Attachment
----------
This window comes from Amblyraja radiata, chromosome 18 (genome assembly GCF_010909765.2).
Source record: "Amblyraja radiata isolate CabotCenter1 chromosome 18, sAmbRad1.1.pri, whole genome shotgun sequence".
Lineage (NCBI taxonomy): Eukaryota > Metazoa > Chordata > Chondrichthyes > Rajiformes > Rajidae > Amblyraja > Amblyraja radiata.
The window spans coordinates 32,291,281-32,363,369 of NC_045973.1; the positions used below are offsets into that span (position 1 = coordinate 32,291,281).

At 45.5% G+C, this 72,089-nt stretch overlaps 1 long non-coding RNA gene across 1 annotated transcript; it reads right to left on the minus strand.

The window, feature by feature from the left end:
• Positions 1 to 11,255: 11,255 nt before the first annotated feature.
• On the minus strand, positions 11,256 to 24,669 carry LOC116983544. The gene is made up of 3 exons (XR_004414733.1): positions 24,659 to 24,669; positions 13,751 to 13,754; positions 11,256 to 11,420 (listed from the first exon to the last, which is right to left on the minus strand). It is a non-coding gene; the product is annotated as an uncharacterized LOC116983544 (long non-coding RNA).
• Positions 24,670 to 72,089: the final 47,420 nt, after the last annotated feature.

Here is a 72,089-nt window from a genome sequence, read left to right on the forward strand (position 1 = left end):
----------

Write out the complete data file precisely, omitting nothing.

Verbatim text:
This window comes from Amblyraja radiata, chromosome 18 (genome assembly GCF_010909765.2).
Source record: "Amblyraja radiata isolate CabotCenter1 chromosome 18, sAmbRad1.1.pri, whole genome shotgun sequence".
Lineage (NCBI taxonomy): Eukaryota > Metazoa > Chordata > Chondrichthyes > Rajiformes > Rajidae > Amblyraja > Amblyraja radiata.
The window spans coordinates 32,291,281-32,363,369 of NC_045973.1; the positions used below are offsets into that span (position 1 = coordinate 32,291,281).

At 45.5% G+C, this 72,089-nt stretch overlaps 1 long non-coding RNA gene across 1 annotated transcript; it reads right to left on the minus strand.

The window, feature by feature from the left end:
• Positions 1 to 11,255: 11,255 nt before the first annotated feature.
• On the minus strand, positions 11,256 to 24,669 carry LOC116983544. The gene is made up of 3 exons (XR_004414733.1): positions 24,659 to 24,669; positions 13,751 to 13,754; positions 11,256 to 11,420 (listed from the first exon to the last, which is right to left on the minus strand). It is a non-coding gene; the product is annotated as an uncharacterized LOC116983544 (long non-coding RNA).
• Positions 24,670 to 72,089: the final 47,420 nt, after the last annotated feature.

Here is a 72,089-nt window from a genome sequence, read left to right on the forward strand (position 1 = left end):